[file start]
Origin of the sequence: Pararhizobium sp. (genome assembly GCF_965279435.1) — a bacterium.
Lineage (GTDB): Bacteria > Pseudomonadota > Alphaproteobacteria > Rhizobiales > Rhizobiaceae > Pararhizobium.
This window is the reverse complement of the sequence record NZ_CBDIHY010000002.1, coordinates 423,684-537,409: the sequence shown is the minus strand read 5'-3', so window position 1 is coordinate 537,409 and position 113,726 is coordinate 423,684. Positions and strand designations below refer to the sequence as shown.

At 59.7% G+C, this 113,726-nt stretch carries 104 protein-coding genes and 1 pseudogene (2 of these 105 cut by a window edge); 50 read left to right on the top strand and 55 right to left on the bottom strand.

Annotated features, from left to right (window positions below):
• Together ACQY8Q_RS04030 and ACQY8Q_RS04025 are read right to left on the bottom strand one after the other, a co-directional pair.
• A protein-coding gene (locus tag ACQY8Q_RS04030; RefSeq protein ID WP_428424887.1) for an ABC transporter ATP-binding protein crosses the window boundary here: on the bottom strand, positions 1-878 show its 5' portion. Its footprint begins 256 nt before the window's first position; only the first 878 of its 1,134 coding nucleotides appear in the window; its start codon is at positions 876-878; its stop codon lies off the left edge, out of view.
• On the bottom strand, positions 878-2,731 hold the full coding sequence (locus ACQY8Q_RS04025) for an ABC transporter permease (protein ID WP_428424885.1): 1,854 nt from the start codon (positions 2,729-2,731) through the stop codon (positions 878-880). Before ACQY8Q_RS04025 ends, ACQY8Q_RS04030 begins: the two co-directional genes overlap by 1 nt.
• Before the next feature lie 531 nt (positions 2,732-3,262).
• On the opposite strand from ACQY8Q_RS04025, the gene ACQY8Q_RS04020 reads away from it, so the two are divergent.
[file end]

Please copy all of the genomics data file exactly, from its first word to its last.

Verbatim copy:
Origin of the sequence: Pararhizobium sp. (genome assembly GCF_965279435.1) — a bacterium.
Lineage (GTDB): Bacteria > Pseudomonadota > Alphaproteobacteria > Rhizobiales > Rhizobiaceae > Pararhizobium.
This window is the reverse complement of the sequence record NZ_CBDIHY010000002.1, coordinates 423,684-537,409: the sequence shown is the minus strand read 5'-3', so window position 1 is coordinate 537,409 and position 113,726 is coordinate 423,684. Positions and strand designations below refer to the sequence as shown.

At 59.7% G+C, this 113,726-nt stretch carries 104 protein-coding genes and 1 pseudogene (2 of these 105 cut by a window edge); 50 read left to right on the top strand and 55 right to left on the bottom strand.

Annotated features, from left to right (window positions below):
• Together ACQY8Q_RS04030 and ACQY8Q_RS04025 are read right to left on the bottom strand one after the other, a co-directional pair.
• A protein-coding gene (locus tag ACQY8Q_RS04030; RefSeq protein ID WP_428424887.1) for an ABC transporter ATP-binding protein crosses the window boundary here: on the bottom strand, positions 1-878 show its 5' portion. Its footprint begins 256 nt before the window's first position; only the first 878 of its 1,134 coding nucleotides appear in the window; its start codon is at positions 876-878; its stop codon lies off the left edge, out of view.
• On the bottom strand, positions 878-2,731 hold the full coding sequence (locus ACQY8Q_RS04025) for an ABC transporter permease (protein ID WP_428424885.1): 1,854 nt from the start codon (positions 2,729-2,731) through the stop codon (positions 878-880). Before ACQY8Q_RS04025 ends, ACQY8Q_RS04030 begins: the two co-directional genes overlap by 1 nt.
• Before the next feature lie 531 nt (positions 2,732-3,262).
• On the opposite strand from ACQY8Q_RS04025, the gene ACQY8Q_RS04020 reads away from it, so the two are divergent.